Local News

Budget Cuts In Cumberland County Putting Strain On Senior Services

Posted December 14, 2001

— This has not been a good year for nonprofit organizations in the state. Budget cuts have forced many agencies to tighten their programs and services. One Fayetteville advocacy group for seniors said the crunch is putting a strain on a much-needed service.

Ray and Kay Eggleston spend most of their time together at home. Ray has survived two strokes and Kay has problems with her vision. For the past several months, they have relied on Seniors Call to Action (SCAT) to get around.

"It's been a real lifesaver for us. I don't know what we would have done without them, quite frankly," Kay said.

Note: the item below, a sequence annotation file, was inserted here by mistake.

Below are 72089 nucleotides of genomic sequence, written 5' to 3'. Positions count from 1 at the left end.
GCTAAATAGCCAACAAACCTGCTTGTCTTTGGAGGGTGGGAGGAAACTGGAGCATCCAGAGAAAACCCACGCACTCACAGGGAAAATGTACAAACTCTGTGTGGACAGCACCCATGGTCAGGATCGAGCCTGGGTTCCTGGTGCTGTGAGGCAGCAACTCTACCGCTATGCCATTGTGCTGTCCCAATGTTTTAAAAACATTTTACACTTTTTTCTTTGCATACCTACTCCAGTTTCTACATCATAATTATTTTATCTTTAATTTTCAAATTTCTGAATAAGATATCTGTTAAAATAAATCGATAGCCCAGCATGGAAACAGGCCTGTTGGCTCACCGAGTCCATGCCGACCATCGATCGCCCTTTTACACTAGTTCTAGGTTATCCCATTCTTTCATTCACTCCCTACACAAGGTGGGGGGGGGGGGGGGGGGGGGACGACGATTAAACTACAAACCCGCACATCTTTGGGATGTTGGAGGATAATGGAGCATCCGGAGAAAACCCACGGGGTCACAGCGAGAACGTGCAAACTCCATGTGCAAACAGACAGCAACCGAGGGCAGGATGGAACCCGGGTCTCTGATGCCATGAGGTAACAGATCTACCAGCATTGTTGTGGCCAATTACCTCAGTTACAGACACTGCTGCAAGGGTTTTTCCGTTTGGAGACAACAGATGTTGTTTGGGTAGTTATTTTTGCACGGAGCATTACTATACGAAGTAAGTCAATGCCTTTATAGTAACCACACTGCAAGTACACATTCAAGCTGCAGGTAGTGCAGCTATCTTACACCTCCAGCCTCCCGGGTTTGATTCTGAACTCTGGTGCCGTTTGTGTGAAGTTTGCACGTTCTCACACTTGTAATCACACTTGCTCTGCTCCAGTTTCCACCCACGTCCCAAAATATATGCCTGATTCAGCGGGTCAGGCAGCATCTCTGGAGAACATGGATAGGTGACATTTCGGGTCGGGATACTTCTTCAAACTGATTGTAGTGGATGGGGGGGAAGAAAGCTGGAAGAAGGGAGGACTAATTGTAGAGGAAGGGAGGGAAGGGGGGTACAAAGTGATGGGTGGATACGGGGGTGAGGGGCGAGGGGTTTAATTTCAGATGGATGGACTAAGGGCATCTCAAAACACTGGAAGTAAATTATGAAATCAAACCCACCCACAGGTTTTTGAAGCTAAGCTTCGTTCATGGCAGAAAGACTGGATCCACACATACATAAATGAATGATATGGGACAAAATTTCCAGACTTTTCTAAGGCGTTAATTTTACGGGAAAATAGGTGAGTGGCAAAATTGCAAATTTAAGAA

Most people take driving for granted, but for seniors, it is not that easy. Illness and vision problems can cause seniors to be trapped in their own homes.

"We take them to medical appointments. Primarily, we take them to senior centers and nutrition sites," SCAT director Bob White said.

However, White said SCAT's transportation service is in trouble. Budget cuts have slashed funding 18 percent, which means some seniors could be left out.

"There's more and more demand, but less and less money available," he said.

More than 600 seniors depend on SCAT for daily transportation, and Cumberland County's elderly population is expected to double over the next decade. For people like the Egglestons, SCAT's transportation service is a necessity that cannot be overlooked.

"I don't know what senior citizens in the city of Fayetteville and surrounding areas would do without SCAT," Kay said.


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